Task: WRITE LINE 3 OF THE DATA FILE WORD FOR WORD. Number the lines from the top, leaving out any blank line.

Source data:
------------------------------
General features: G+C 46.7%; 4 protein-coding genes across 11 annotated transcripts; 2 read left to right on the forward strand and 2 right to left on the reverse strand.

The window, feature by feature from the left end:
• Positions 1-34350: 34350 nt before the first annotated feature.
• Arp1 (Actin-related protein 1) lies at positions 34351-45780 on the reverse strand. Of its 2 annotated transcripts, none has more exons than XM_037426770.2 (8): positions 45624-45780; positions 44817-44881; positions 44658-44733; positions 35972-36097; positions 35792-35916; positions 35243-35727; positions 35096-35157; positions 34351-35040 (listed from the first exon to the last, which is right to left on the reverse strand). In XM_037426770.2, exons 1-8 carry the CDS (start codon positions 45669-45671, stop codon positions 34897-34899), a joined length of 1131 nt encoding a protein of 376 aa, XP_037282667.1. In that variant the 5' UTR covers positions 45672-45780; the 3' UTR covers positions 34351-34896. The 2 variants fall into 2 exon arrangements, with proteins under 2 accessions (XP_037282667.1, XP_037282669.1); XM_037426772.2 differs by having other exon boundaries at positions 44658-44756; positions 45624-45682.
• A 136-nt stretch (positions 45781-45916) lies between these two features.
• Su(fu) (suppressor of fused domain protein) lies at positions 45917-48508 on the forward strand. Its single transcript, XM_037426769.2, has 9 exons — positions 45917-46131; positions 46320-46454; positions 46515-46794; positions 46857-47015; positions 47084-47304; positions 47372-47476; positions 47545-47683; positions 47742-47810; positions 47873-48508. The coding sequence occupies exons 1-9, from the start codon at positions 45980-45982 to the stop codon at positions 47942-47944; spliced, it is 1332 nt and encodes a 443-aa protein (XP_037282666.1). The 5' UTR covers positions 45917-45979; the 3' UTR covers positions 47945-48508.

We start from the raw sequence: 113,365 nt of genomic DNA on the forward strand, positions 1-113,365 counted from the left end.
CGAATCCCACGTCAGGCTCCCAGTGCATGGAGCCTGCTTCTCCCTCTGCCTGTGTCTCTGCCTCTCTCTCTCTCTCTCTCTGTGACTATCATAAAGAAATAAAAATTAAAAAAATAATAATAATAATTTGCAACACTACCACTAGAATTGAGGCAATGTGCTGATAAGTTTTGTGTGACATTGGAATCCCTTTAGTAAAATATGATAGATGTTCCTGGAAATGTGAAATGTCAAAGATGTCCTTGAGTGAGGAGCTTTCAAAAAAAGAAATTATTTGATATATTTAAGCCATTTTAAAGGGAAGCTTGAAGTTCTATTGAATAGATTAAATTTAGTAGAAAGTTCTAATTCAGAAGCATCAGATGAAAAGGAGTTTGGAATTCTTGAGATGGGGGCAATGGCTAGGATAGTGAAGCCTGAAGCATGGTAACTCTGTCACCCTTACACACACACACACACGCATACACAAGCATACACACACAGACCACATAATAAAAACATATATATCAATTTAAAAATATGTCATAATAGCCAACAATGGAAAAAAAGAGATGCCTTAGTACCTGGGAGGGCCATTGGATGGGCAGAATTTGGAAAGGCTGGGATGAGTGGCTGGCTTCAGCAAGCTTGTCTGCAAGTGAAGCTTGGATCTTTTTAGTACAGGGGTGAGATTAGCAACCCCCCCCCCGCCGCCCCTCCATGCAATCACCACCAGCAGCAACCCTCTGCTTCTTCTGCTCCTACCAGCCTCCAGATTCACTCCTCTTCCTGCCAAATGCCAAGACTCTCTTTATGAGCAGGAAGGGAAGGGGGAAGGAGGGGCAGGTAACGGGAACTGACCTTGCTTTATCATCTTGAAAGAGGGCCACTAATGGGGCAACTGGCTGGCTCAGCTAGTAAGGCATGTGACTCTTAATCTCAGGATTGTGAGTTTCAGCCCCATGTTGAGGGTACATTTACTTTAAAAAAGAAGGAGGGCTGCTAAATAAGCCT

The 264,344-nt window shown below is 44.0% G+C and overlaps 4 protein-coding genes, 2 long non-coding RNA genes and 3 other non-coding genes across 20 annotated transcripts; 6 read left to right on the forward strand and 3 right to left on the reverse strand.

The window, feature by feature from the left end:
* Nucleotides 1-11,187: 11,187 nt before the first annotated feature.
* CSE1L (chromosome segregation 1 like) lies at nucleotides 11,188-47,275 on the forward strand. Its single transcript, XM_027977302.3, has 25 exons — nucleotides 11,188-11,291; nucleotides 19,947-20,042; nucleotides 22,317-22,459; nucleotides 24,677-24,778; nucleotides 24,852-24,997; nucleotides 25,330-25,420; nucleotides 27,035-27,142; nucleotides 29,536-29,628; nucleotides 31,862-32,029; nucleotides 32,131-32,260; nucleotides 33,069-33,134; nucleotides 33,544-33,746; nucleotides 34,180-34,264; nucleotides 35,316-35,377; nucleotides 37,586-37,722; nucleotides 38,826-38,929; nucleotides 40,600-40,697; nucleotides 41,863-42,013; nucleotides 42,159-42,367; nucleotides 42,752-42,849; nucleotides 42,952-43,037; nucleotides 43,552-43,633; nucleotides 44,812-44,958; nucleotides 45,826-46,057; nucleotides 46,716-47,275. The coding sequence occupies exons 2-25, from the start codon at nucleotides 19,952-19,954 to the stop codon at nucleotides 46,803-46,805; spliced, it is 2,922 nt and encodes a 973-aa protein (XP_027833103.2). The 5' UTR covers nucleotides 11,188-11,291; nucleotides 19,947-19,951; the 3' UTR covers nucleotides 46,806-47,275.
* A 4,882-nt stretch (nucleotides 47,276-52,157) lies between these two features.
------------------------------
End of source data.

• Positions 1-34350: 34350 nt before the first annotated feature.